HORMONE REPLACEMENT THERAPY (HRT) and BIO-IDENTICAL HORMONES
Hormone replacement therapy, or hormone therapy, can help ease the symptoms of both menopause, including hot flashes, vaginal dryness, and mood swings, and andropause.
Bioidentical hormones are hormones that are chemically the same as those that the body produces.
Although they are made in a laboratory, bioidentical hormones mimic the hormones the human body produces naturally. Bioidentical hormones can be made from a variety of sources that span plant and animal products.
The benefit of using compounded bio-identical hormones is that the type, dose, and formulation (capsule, cream, troche, or other) can be taylored and adjusted according to your individual needs.
This is ideal for anyone looking for an alternative to the ‘one size fits all’ approach to women and men’s health. Capsules, creams, or troches - each dosage form may have advantages and disadvantages for the individual user. Talk to our compounding pharmacists to learn more.
The treatment for menopause can be provided as estrogen-only or as a combination of estrogen and progestin.
For women who still have a uterus, the hormone progestin is used alongside estrogen to prevent the overgrowth of the uterine lining, which can lead to endometrial cancer. HRT is available as a pill, nasal spray, patch, skin gel, injection, vaginal cream, or ring.
HRT may help relieve symptoms of menopause, such as:
Potential benefits of bioidentical hormones include less dry skin, increased sex drive, and improved sleep.
- reduced fatigue
- increased sex drive
- less hair thinning
- reduced hot flashes
- less dry skin
- improved sleep
- reduced bloating
- better thinking and memory
Although people often refer to the symptoms women experience as being those of menopause, they are, in fact, symptoms of perimenopause.
Menopause refers to the time when a woman stops having periods every month. Perimenopause is the time leading up to menopause when the ovaries start to produce less estrogen.
Who needs bioidentical hormones?
Due to the controversy still surrounding the safety of bioidentical hormones, most women going through perimenopause may want to consider other treatment options first.
Women who use or are considering using hormone therapy after menopause should discuss the possible benefits and health risks with their physicians.
Hormone therapy is also used to help transgender people who wish to transition between genders, with estrogen often being prescribed to help transgender women who are looking to develop female secondary sexual characteristics.
Due to the risks posed by this type of therapy, it is vital that a course of hormone therapy is followed under supervision by a medical professional.
Not all women respond well to traditional treatments, however. In these cases, women may consider bioidentical hormones as potential alternatives.
Also, women who have tried other medications may want to consider changes in their lifestyles before starting bioidentical hormone therapy. Some additional measures to try can include:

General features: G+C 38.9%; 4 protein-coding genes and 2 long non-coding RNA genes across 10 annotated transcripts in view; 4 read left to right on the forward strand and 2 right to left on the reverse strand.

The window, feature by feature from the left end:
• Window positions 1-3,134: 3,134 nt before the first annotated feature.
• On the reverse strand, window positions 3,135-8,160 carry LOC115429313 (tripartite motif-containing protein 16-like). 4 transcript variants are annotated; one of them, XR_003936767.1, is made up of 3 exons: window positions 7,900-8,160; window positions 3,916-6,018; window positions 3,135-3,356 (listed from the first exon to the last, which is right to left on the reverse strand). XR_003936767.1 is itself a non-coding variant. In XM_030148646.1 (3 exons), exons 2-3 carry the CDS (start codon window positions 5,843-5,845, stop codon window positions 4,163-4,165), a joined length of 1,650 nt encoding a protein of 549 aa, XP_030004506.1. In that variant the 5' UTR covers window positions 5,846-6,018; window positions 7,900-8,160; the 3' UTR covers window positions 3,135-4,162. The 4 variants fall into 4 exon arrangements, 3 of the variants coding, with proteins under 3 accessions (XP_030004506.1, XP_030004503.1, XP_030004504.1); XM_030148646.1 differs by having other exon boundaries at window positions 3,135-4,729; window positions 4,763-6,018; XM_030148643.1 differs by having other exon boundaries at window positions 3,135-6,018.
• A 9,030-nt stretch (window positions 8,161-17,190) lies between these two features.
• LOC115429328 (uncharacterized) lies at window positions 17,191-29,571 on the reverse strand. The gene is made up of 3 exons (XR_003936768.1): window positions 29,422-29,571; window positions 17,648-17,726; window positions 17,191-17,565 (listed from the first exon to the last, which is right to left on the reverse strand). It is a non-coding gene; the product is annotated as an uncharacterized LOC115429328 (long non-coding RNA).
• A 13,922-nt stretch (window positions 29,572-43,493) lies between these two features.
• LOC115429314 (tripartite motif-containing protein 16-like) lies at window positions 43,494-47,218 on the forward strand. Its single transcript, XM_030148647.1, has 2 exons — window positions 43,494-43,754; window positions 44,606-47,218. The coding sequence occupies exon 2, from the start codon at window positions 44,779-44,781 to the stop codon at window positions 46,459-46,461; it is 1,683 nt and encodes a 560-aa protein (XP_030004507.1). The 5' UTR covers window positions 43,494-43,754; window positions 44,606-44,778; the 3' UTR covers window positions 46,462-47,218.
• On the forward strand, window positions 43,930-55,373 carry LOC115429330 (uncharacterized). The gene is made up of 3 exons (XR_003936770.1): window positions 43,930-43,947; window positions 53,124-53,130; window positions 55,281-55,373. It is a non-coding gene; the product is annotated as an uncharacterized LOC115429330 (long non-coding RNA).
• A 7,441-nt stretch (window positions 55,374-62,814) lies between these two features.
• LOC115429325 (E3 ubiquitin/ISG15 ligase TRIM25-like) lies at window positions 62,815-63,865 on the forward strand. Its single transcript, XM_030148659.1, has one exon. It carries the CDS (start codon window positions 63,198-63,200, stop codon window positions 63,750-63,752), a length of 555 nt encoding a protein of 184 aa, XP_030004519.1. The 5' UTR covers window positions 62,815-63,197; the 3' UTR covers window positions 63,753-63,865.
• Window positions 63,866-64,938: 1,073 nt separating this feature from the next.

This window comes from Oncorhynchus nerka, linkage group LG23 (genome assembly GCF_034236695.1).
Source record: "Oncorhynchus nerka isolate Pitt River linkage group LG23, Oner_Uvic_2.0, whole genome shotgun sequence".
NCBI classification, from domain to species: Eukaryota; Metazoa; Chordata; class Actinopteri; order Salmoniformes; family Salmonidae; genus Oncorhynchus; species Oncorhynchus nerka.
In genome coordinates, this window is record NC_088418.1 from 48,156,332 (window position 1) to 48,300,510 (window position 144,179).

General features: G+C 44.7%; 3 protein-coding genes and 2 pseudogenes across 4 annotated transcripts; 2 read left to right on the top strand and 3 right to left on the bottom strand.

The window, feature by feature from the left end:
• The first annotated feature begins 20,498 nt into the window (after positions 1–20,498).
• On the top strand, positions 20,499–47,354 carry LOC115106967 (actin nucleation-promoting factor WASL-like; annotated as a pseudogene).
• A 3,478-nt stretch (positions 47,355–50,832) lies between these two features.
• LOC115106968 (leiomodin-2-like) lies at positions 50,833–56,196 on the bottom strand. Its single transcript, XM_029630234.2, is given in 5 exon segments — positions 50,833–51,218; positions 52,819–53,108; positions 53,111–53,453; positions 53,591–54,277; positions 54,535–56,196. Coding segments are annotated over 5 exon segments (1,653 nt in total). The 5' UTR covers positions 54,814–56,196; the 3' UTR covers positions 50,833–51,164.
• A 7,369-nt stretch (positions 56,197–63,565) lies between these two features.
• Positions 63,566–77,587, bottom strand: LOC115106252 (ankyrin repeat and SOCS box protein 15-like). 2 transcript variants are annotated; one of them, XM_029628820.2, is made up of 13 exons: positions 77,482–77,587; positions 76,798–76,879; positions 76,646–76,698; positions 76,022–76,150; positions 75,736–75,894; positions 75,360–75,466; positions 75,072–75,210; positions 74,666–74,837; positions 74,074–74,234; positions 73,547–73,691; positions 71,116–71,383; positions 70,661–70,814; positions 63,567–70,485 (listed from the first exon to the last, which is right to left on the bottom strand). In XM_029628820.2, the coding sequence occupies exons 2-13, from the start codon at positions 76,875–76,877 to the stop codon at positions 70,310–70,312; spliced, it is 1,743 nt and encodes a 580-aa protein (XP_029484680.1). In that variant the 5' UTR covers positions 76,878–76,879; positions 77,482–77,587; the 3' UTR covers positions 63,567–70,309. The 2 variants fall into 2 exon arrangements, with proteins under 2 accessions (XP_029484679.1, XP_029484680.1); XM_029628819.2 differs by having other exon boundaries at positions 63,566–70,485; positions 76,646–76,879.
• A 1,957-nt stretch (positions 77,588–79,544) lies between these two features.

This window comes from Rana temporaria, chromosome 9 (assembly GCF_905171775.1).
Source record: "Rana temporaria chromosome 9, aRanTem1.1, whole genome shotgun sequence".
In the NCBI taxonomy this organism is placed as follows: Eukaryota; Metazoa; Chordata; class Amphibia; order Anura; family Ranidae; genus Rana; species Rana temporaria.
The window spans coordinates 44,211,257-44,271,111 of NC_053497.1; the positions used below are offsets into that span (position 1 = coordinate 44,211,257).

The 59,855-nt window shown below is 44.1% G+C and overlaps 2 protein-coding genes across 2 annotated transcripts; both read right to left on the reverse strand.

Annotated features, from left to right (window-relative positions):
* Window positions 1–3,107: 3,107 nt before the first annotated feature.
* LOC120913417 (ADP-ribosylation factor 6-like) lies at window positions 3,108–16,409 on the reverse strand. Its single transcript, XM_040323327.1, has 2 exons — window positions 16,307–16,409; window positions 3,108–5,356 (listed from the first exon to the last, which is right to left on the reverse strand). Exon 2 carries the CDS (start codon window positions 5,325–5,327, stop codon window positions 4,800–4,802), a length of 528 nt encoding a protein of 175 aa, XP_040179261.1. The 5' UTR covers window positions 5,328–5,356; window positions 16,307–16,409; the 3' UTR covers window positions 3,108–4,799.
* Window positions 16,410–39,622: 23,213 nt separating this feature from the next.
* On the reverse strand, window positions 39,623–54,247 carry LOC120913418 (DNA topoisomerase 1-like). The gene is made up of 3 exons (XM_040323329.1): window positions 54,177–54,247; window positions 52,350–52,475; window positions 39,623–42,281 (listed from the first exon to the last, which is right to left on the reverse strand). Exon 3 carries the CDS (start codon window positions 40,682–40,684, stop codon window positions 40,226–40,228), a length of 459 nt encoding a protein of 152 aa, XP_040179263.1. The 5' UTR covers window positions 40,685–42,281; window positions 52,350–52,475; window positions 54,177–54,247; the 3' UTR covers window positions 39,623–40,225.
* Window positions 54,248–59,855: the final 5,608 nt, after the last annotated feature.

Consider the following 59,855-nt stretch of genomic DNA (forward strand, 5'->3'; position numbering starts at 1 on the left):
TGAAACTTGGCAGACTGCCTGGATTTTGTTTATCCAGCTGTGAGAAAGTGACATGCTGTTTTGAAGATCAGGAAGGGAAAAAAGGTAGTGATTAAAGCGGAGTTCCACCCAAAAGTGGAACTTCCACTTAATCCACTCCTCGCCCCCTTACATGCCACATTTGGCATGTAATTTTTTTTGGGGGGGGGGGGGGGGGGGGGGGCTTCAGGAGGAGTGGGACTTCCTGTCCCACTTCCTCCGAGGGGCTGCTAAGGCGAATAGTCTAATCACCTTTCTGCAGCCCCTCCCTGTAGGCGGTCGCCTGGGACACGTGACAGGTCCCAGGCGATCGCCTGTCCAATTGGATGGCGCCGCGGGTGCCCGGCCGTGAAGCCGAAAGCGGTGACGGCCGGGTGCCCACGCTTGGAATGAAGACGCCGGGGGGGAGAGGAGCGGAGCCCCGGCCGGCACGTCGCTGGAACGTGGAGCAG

- taking vitamin supplements
- eating a more balanced, healthful diet
- increasing exercise
- trying to reduce anxiety and stress
How are they used?
Bioidentical hormones come in a variety of forms, including creams, injections, and tablets.
Bioidentical hormones come in a variety of forms, depending on exactly what symptoms they are targeting.
Types of bioidentical hormones include:
The application of a treatment is supposed to restore the natural hormones that younger women have, but that reduce as they age.
When under a doctor's care, a woman will be tested for hormone levels, typically by sampling saliva or blood. The doctor will determine what hormones the woman needs and a pharmacist will mix a treatment of supposedly natural ingredients.
During her treatment, a woman will have her hormone levels assessed several times to check for balance.
Progesterone in men
Progesterone is known as a female hormone, but males need progesterone to produce testosterone. The adrenal glands and testes in males produce progesterone.
Progesterone levels in males are similar to those of females in the follicular phase of the menstrual cycle, when the egg follicle on an ovary is preparing to release an egg.
Symptoms of low progesterone in males may include:
Low progesterone levels in men can lead to hair loss.
- Low libido
- Hair loss
- Weight gain
- Gynecomastia, which is breast development in males
- Erectile dysfunction
- Bone loss
- Muscle loss
Men with low progesterone levels have a higher risk of developing:
- Prostate Cancer
- Prostatism, an obstruction of the bladder neck, typically associated with an enlarged prostate gland
As males age, testosterone begins to decline, estrogen levels rise, and progesterone levels fall dramatically.